But my skills were merely the survival techniques of a traveler just passing through. The harder I tried, the less at home I felt. Home is the place where effort is laid to rest.
Locals, with names like Larsdatter, Helland, and Oefstedal, traced their bloodlines in rituals handed down by the tribe: ice skating, ice fishing, ice sculpting. I had enrolled in a cross-country ski class, but on the first day, had fallen on top of a little blonde girl and did not return for further lessons.
At the end of my workday in Johnston Hall, I layered up again—coat, earmuffs, hood, scarf, gloves—and walked back to my car through the early dark. The church was there. My car was not. I searched up and down the block. It must have been a different church. A different block. I ransacked my mind for clues, but what was refused to turn into what ought to be.
Back at my desk, I called the police to report my car stolen. The bored operator on the switchboard said, “Probably towed. Driver’s license number?” She found me in the computer and my car at an impound lot. How would I get home? How would I get my car? How would I pay the ticket? My mind wobbled to its feet and reconstructed the scenario: that I’d noticed a church but not a half-buried pole that bore vital parking information. “Happens a lot this time of year,” the operator said.
Gotta look harder for parking signs.
One more adaptation, and I’d feel at home.
Kansas City. May.
North Main Street was littered with storm debris.
Tornado sirens had wailed the night before, and I’d huddled in a bathroom, every minute at least an hour long, but no funnels had touched down.
Setting out on my morning walk, I dragged a downed limb onto the growing pile on our lawn. I pushed my long sleeves above my elbows. A chainsaw whined in the distance, as I strode toward Briarcliff Greenway, a block-long swath of grass and dandelions the city kept mowed. A dust mop of a puppy bounded toward me, her brush tail slicing the air with hello come play, and a young woman on the other end of her leash. I stooped to pet dust mop, but couldn’t get in a good pat. She hopped and squeaked and wound her leash around my ankles, while the young woman tried to untie me. “Sorry. She’s training.”
Such was our routine. I knew they lived in the blue house on the corner. I knew she’d planted a stand of coreopsis in her front yard, whose yellow starbursts surprised me every summer.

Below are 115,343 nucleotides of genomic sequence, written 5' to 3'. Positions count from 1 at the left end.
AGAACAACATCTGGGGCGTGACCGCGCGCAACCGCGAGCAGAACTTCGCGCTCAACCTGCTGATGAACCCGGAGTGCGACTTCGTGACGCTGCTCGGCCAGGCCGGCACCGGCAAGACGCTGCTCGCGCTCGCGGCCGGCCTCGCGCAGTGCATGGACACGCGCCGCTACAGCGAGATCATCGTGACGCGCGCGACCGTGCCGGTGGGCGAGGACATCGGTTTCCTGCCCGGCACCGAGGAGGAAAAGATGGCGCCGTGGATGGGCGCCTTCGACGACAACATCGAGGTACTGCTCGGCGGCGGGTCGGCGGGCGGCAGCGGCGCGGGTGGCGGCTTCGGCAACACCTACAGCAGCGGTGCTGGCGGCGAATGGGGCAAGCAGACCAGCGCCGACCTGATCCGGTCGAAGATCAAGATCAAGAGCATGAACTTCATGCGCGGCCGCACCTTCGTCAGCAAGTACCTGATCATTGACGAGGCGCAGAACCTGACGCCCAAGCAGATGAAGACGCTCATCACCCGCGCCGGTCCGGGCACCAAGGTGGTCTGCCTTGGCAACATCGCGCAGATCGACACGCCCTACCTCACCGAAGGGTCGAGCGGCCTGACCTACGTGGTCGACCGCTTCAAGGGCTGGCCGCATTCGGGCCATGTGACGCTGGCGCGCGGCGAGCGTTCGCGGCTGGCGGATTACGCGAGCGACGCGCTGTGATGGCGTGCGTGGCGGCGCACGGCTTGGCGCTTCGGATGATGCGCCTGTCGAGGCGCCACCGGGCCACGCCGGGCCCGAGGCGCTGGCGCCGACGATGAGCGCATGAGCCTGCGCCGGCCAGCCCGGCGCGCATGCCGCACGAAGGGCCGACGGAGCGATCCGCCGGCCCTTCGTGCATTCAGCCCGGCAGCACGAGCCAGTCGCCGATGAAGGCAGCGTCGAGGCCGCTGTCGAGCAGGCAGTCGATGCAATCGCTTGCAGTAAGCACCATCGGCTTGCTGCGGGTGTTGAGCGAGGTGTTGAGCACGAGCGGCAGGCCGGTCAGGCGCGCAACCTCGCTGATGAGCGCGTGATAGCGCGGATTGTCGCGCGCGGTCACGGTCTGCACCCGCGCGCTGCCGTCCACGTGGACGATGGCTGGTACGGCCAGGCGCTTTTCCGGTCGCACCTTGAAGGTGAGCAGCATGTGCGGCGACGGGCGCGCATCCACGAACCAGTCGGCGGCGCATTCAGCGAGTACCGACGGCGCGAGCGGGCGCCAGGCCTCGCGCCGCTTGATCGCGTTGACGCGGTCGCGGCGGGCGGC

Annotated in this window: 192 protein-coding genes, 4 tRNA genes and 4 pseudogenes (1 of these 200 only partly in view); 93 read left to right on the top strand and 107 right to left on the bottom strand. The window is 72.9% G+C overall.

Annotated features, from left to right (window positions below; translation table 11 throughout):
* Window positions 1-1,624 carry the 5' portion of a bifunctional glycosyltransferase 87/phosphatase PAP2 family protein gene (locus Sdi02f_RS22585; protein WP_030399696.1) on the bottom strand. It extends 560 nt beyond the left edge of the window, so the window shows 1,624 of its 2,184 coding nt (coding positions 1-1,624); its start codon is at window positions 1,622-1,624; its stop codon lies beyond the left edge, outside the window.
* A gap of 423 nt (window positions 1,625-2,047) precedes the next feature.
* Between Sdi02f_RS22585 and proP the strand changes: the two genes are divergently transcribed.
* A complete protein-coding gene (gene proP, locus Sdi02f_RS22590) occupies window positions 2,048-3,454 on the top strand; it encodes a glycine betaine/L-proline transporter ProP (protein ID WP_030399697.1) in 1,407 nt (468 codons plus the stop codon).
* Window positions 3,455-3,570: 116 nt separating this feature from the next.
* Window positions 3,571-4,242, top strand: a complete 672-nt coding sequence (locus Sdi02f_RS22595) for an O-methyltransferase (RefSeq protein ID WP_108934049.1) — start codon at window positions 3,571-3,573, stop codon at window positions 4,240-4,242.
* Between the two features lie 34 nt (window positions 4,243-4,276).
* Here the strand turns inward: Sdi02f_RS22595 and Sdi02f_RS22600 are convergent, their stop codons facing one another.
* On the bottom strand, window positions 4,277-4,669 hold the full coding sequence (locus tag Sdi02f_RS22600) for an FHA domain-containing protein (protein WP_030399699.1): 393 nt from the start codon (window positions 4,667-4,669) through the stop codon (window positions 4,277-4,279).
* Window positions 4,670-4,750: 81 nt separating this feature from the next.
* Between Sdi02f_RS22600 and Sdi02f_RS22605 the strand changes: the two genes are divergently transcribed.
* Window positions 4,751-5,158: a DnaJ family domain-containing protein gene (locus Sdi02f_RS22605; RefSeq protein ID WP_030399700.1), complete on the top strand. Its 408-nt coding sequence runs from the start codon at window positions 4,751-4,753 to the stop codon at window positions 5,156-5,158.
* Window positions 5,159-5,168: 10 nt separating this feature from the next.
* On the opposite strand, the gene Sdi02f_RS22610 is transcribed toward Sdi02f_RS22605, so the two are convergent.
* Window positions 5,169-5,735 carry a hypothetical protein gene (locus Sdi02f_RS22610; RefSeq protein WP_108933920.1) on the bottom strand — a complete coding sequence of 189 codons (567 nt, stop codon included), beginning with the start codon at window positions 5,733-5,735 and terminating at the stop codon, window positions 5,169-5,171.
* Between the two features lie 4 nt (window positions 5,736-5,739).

Sometimes the young woman was accompanied by a toddler pushing an umbrella stroller. Once we’d met as the retinue was just starting out, and the little girl had skipped along in my blind spot. She’d peppered me with questions and her own answers, during which I’d fantasized a life-long friendship between us. (taught her to read, gave her sage advice after a teenage spat with her boyfriend.)
The young woman untangled the leash from my feet. I wanted to ask her name, but she and the pooch hurried past, toward their blue house on the corner, dust mop’s yap yap yap fading ….
At the end of the greenway, the sidewalk u-turned into a wooded hillside, zigzagged by blacktop trails. A sign identified the network as Briarcliff Trails of Our Community. Our community, a paradox, a mystery.
Because the pathways climbed to an elementary school, the trees wore name tags, white cards tacked high onto the trunks: shumard oak (far from its origins on the Atlantic coastal plain, a traveler like me), sugar maple, river birch. Just in time, a glimmer warned of a spider web, which dangled from branch to ground, as wide as a man’s outstretched arms. Dodging the web, I noticed a doe, yards away, posed on the blacktop like garden statuary. Her head lifted, black orbs trained on me.
Will it attack? Dawn, it’s only a deer. Maybe the one that ate my tulips.
The deer didn’t move. I didn’t move.
How can a living creature be that still?
Individual hairs on her coat leaped into 3D––tan, black, white. Her impossibly opaque eyes drained the tension from my muscles. Her quiescence gentled my hummingbird mind to a soft landing on this bit of blacktop. Locked in a staring contest with a deer, I was planted firmly on the earth.
She showed no fear. Her unflinching stance telegraphed that I was nothing special. Just a piece of the familiar landscape. A two-footed specimen she’d encountered often during a morning forage. I belonged.
The hair on my arms rose in response. Anywhere Else lost its allure.
Facing off across the asphalt, the deer and I shared a space that required no ritual for admission other than standing still. Over the years, I’d raised great clouds of dust, flapping my angst around, trying to fit in. When the dust settled, right here materialized, where each creature, two-footed and otherwise, occupied its rightful corner. A robin stalked along the edge of the underbrush, perfectly at home in suburbia; after all, urban development had softened the soil, transforming it into an easy pathway for earthworms. The fat russet breast bobbed up and down, as the robin tugged its brunch out of the ground. The spider I’d sidestepped was working its way toward a recent catch. If I had stumbled into its web, it would have made repairs efficiently and hunkered down for the next meal. Adaptation without angst.
The deer slipped into the underbrush, at ease on the pavement, at ease in the scrub. I envied her sure-footedness.
I started up the hill again, always uphill. Lost soon enough in the effort.